I’m really proud that we’ve been able to incorporate integrated audio description and creative captioning as standard for every show, meaning that those who have difficulties with their hearing or sight will get the jokes at the same time as everyone else. Both of these elements have also brought their own opportunities for comedy, but again I’ll leave you to spot those moments when you see the show!
Nudity is an important part of the story, what was it like to develop these parts of the production?
When we first approached this play during R&D, one of our key questions in terms of the sex and nudity was: how do we stay true to the novel while keeping the audience open to the comedy and not pulling away when it comes to the more delicate moments?
After testing various representations, we decided to stay true to the ‘type’ of sex at each moment, but twist it very slightly in order to make it absurd. For example, in the novel the first sexual encounter between Mellors and Lady Chatterley, is slightly awkward and very functional. As a result, in our representation, all the clothes stay on, Mellors lifts Connie’s skirt and creates a situation that’s more like a visit to a car mechanic.
How are the characters in this production different to DH Lawrence’s?
I think they share the same foundation, but certain elements are exaggerated or tweaked to draw out the comedy. Our Mellors is very much in the mold of Sean Bean and treads a nice balance of animalistic woodsman and surprisingly well-read philosopher. Lady Chatterley holds the same frustrations with the men in her life, but contrastingly becomes a bit too outlandish with some of her requests for Mellors. We’ve actually gone down a similar route to the 2015 BBC adaptation by having a younger Mrs. Bolton, when the character is older than Lord Chatterley in the novel. This gives an extra threat and tension with the dynamic between the Chatterleys and her. Mrs. Bolton is one of the most fun characters in my opinion as we have given ourselves the licence to make her the slightly strange observer who is happy to make sense of this complicated world she’s been brought into. One key plot point defines one element of Lord Chatterley’s situation, but he’s a good example of an exaggeration of the traits from the novel: his stiff upper lip nature and troubling view of women and marriage.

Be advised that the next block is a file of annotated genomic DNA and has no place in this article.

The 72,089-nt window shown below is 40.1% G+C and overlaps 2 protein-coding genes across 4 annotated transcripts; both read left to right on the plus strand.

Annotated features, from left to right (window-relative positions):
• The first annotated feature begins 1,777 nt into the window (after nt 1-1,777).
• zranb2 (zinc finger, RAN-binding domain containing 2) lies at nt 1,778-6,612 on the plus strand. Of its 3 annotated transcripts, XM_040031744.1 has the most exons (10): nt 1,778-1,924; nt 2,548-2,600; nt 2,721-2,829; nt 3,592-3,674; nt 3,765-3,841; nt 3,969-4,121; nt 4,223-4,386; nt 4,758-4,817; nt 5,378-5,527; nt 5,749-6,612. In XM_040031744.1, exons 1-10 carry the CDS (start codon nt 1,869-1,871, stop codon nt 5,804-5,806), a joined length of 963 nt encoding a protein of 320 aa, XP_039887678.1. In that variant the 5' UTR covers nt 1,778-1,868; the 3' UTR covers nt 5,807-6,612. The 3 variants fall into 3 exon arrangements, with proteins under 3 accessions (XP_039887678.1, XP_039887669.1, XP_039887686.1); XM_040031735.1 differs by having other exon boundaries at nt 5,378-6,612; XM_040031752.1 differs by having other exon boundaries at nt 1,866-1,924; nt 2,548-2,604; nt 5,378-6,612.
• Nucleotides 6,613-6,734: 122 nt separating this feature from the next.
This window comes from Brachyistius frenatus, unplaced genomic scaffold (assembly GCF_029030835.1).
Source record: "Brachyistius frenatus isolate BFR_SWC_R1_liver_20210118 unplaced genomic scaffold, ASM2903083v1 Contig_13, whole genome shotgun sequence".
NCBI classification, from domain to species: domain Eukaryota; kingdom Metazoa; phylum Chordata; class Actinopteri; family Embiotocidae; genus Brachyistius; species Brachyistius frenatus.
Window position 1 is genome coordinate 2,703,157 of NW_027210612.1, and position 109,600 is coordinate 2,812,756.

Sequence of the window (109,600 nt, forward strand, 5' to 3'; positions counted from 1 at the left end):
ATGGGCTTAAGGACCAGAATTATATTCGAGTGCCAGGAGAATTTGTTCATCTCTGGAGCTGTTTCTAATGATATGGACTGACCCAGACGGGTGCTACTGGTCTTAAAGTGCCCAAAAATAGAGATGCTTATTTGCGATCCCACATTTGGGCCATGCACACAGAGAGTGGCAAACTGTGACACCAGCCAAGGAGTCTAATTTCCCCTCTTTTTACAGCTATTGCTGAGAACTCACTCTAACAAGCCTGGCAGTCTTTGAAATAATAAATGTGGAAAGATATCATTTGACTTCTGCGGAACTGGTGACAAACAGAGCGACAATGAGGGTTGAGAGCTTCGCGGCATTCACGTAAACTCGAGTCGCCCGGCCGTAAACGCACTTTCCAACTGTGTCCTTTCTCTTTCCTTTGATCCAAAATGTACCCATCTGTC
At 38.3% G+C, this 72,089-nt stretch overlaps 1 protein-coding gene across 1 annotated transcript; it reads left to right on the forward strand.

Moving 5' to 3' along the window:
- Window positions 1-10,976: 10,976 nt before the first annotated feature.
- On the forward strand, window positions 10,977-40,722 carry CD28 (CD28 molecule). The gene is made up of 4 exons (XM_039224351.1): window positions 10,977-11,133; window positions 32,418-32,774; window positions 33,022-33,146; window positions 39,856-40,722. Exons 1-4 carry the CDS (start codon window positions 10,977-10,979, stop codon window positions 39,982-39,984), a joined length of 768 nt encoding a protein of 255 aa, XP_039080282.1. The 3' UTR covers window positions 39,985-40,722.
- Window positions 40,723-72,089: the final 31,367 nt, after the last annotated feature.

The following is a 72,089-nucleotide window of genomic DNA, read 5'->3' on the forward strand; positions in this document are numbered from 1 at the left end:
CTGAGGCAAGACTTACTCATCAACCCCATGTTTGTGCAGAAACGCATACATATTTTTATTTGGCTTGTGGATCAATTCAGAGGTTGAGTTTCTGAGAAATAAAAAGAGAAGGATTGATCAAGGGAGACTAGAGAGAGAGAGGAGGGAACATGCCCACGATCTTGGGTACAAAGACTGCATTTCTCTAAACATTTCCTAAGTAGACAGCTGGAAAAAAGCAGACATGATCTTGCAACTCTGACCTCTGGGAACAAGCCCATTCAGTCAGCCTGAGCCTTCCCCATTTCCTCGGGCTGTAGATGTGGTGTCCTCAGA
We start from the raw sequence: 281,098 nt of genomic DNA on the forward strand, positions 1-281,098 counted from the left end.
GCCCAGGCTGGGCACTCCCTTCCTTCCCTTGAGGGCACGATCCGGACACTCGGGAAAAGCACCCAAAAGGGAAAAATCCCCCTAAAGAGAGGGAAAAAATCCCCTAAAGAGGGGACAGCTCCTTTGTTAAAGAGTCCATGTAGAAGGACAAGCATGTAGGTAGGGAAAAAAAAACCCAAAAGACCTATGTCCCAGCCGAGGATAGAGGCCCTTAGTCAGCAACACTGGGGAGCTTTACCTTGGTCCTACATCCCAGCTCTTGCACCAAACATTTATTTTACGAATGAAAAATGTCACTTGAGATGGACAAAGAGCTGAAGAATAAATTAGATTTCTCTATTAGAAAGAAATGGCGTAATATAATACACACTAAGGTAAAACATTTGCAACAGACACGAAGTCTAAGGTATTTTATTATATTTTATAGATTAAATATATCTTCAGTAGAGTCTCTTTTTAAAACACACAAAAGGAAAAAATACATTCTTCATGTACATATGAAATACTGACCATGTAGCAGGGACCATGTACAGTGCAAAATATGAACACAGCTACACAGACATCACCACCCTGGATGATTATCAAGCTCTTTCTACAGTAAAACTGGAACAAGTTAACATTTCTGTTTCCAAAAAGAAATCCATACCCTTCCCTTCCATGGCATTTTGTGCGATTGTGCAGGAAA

Not: Lady Chatterley's Lover by Lawrence Russell comes to The Berry Theatre on Saturday 2nd October, tickets are available here.